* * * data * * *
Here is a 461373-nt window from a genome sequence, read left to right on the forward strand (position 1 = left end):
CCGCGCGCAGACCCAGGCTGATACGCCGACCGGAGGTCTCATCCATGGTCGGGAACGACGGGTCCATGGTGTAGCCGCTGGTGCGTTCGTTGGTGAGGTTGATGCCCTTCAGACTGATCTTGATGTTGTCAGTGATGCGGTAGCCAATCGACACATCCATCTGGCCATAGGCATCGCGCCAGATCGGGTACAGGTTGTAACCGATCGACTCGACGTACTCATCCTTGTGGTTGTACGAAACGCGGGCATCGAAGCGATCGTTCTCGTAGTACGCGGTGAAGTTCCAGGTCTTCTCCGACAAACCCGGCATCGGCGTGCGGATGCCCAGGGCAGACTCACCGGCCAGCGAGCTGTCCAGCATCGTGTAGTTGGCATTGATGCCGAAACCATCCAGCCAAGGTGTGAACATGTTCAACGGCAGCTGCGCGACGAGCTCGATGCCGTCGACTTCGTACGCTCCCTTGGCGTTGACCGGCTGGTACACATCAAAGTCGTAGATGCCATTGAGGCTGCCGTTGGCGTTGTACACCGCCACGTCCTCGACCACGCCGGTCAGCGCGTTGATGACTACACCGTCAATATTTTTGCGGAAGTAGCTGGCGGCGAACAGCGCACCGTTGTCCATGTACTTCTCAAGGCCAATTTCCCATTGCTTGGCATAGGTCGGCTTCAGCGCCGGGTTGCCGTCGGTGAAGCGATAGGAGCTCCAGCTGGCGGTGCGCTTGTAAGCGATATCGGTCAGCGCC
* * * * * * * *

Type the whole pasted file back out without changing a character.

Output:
Here is a 461373-nt window from a genome sequence, read left to right on the forward strand (position 1 = left end):
CCGCGCGCAGACCCAGGCTGATACGCCGACCGGAGGTCTCATCCATGGTCGGGAACGACGGGTCCATGGTGTAGCCGCTGGTGCGTTCGTTGGTGAGGTTGATGCCCTTCAGACTGATCTTGATGTTGTCAGTGATGCGGTAGCCAATCGACACATCCATCTGGCCATAGGCATCGCGCCAGATCGGGTACAGGTTGTAACCGATCGACTCGACGTACTCATCCTTGTGGTTGTACGAAACGCGGGCATCGAAGCGATCGTTCTCGTAGTACGCGGTGAAGTTCCAGGTCTTCTCCGACAAACCCGGCATCGGCGTGCGGATGCCCAGGGCAGACTCACCGGCCAGCGAGCTGTCCAGCATCGTGTAGTTGGCATTGATGCCGAAACCATCCAGCCAAGGTGTGAACATGTTCAACGGCAGCTGCGCGACGAGCTCGATGCCGTCGACTTCGTACGCTCCCTTGGCGTTGACCGGCTGGTACACATCAAAGTCGTAGATGCCATTGAGGCTGCCGTTGGCGTTGTACACCGCCACGTCCTCGACCACGCCGGTCAGCGCGTTGATGACTACACCGTCAATATTTTTGCGGAAGTAGCTGGCGGCGAACAGCGCACCGTTGTCCATGTACTTCTCAAGGCCAATTTCCCATTGCTTGGCATAGGTCGGCTTCAGCGCCGGGTTGCCGTCGGTGAAGCGATAGGAGCTCCAGCTGGCGGTGCGCTTGTAAGCGATATCGGTCAGCGCC